With kayakers battling rapids 2,000 feet below “pygmy forests” and oak flats, Colorado’s Black Canyon of Gunnison National Park is one of the more unique natural experiences one can have. Over the weekend, this diverse 14-mile stretch along Gunnison River celebrated its 13th anniversary as a national park. In recognition of Black Canyon’s founding, let’s take a look at what makes this park a special destination.

The slopes of Black Canyon split by Gunnison River
The slopes of Black Canyon split by Gunnison River. Credit: markbyzweski/ Flickr

Carved by the Gunnison River, the canyon is constantly being reshaped. As with most geological change, this process has been gradual, as the river has been influencing the landscape for approximately two million years. Within this actively shifting environment, several species of plants and animals thrive. This is due to the protection and maintenance of three distinct life zones surrounding and within the canyon:

  • The pinyon pine is a trademark feature of the “pygmy forests,” nicknamed for the small trees that populate this area, that surround the park along the Colorado Plateau. Junipers are also often in the mix. These pygmy forests were traditionally an excellent source of food, fuel and medicine for American Indians and still provide us with firewood and pine nuts today.
  • The second distinct life zone in Black Canyon is the oak flats that dominate the space around the canyon rim. Wildflowers, dense thickets and diverse wildlife characterize this part of the park. Oak acorns are plentiful and rich in nutrients, creating a welcome home for common wildlife such as the mule deer and black bear.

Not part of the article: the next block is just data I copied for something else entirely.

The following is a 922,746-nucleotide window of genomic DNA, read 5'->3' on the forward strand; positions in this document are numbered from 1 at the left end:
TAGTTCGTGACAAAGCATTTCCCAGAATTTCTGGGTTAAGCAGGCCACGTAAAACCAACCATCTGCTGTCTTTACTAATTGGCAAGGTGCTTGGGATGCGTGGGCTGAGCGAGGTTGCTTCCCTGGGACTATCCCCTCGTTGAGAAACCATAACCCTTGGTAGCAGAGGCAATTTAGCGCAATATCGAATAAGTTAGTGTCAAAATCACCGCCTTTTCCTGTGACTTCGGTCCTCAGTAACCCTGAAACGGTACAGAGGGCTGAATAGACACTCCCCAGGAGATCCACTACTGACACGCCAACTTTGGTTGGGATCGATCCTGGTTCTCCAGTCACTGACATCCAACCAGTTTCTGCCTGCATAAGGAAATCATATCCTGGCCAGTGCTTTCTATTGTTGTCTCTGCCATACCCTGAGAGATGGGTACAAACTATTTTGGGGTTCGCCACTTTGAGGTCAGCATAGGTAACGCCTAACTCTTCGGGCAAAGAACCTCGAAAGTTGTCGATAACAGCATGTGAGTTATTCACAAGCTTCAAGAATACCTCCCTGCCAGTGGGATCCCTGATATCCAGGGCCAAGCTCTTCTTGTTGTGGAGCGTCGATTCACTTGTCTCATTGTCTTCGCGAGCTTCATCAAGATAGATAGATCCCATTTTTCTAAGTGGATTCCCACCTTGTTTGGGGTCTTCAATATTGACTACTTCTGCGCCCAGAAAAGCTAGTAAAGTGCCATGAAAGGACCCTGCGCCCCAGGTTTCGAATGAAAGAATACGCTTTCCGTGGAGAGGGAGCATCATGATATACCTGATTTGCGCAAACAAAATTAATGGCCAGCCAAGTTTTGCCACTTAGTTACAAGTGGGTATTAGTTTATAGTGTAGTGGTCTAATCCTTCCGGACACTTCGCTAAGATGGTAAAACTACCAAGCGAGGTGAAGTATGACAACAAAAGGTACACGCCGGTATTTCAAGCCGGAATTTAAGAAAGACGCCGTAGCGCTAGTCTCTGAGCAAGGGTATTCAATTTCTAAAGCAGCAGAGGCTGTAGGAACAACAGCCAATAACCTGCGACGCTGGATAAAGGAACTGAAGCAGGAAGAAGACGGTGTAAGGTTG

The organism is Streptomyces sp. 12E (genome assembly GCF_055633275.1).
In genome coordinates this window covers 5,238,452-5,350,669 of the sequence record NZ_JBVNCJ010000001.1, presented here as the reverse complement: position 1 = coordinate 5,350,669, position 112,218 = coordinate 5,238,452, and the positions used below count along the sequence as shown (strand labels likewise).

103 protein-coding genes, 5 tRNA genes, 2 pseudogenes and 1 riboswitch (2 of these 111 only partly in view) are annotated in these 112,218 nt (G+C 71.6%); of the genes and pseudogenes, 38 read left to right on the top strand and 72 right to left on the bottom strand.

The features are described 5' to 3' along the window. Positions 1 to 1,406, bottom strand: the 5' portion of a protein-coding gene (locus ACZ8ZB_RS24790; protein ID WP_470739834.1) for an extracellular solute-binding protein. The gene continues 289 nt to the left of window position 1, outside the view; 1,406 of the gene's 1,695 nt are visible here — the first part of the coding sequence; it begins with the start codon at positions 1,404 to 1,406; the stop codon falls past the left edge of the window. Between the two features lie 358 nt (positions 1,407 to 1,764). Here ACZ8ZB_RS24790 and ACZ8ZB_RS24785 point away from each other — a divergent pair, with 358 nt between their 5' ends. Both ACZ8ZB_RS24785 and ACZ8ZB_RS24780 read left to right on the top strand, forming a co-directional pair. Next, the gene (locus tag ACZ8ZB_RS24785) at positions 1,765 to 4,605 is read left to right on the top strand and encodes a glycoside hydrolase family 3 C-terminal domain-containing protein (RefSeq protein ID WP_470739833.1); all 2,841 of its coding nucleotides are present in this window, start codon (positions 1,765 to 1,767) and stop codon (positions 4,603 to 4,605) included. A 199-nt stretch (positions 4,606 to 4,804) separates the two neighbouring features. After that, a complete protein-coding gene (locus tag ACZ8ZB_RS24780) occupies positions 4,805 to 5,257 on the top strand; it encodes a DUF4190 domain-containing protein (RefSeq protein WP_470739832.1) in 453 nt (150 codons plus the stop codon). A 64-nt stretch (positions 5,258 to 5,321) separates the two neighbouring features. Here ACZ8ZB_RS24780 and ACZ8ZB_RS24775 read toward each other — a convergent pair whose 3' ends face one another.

• But the area between the canyon walls is what makes Black Canyon of Gunnison exceptional. Due to differences in erosion, sunlight and vegetation, the southern wall is sparsely vegetated and very steep. The northern wall, however, boasts pockets of Douglas fir and a variety of bird species. Bighorn sheep and mountain lions can also be found roaming the slopes. This scene extends down to the river, where several types of cottonwoods line the banks and large trout flourish.

The canyon’s terrain may seem like a challenge, but the national park is actually quite accessible. Two entrances, the north rim and south rim, give visitors different perspectives. But with its various nature trails and year-round accessibility, the southern rim is more developed. South Rim Road is the featured drive through the national park, but the Chasm View Nature Trail, Rim Rock Trail and Oak Flat Trail are also popular stops. Those looking for a more interactive visit can experience the park in several ways, including whitewater river kayaking, rock climbing, horseback riding and fishing.